Standalone devices will soon be obsolete and so consumers must "simply connect", warned Scott McNealy, Sun Microsystem's chairman and chief executive.
Punters at this week's Consumer Electronics Show in Las Vegas queued for several hours to listen to McNealy's keynote address in which he predicted that standalone devices will rapidly give way to a connected world because they simply cannot work together, let alone with human beings.
"The big challenge we all face is to make them connect and work," he said. "The only way we can do this is by getting them to speak the same language."
Pushing the company's own Java and Jini technologies McNealy's crystal ball predicted that Microsoft Windows CE would not win in the home networking battle. "There is no room for control, alt, delete buttons on all the things we want to connect," he joked.
McNealy stressed the importance of "reliability, simplicity and convenience" when connecting consumer devices and urged electronics giants to seriously consider the Linux operating system in their plans.
He said: "Don't go Windows. Linux is free, it's smaller, faster, better and has got more people working on it than the entire state of Washington."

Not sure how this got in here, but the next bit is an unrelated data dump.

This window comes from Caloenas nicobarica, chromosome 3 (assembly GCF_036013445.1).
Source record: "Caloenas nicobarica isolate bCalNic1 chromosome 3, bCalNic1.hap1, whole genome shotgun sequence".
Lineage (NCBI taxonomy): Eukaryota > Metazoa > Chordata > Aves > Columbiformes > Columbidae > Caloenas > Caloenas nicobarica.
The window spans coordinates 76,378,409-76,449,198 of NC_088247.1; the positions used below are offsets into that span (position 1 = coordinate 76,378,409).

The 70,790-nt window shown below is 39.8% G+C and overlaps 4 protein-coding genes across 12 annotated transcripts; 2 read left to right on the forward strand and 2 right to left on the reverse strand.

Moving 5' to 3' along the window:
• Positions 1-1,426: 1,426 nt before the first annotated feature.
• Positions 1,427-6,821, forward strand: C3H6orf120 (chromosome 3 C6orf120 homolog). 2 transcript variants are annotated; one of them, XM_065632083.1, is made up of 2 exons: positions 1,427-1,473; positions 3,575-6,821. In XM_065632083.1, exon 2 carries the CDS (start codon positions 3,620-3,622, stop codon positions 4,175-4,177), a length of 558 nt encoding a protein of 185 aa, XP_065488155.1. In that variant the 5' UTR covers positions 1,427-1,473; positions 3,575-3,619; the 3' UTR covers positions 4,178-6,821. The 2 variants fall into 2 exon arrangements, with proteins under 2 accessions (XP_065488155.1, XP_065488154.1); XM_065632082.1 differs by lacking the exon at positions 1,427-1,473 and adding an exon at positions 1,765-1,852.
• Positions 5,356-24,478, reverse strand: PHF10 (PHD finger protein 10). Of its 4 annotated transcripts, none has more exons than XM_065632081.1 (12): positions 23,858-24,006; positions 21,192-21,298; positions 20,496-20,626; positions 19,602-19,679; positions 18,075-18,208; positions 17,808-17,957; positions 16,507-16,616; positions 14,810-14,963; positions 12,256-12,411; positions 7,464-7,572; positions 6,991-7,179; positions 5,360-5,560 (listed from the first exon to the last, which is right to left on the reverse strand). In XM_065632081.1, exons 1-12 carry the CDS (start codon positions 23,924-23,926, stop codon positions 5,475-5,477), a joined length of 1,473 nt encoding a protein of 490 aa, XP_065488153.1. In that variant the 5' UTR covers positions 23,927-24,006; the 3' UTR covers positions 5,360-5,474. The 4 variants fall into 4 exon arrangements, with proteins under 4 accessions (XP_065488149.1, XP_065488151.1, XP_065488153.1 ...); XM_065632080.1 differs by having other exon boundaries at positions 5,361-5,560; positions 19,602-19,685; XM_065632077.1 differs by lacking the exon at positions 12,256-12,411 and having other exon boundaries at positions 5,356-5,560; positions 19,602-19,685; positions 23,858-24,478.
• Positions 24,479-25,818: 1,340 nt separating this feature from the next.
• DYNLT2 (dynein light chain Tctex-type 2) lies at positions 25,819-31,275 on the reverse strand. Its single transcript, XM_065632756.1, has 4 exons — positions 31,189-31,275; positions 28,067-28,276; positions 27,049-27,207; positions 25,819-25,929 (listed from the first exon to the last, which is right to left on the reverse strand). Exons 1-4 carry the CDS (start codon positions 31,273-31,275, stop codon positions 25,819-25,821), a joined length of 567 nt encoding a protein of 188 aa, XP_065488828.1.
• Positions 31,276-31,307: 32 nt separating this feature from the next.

McNealy believes more and more companies will adopt the Linux free model. "Things will go for free," he said. "Hardware, software, appliances, set top boxes, mobile phones - they'll all go for free in return for subscriptions, services and annual fees."
He believes this lease style model will enable suppliers to make products more customisable to consumers' needs.
"Airlines don't buy jet engines anymore, they buy power by the hour and the same will go for devices," McNealy evangalised. "American Airlines is in the service business, not in the business of buying jet engines."
In his closing remarks McNealy urged any companies providing a product or service to get on the Web before their competitors beat them to it. "The market is very Darwinian out there - it is changing quicker than you'd believe," he said.
However, he also added that in this scenario, to survive, "you don't have to outrun the bear, you just have to outrun all of the other hikers."
Microsoft comes up with a new way to foist its unloved and little used Edge web browser on people
Facebook suspends Cambridge Analytica following weekend claims that it illegally harvested information from 50 million users
Insider claims Cambridge Analytica used academic app to filch Facebook data of 50 million users
Is the Samsung Galaxy S9+ worth its high price?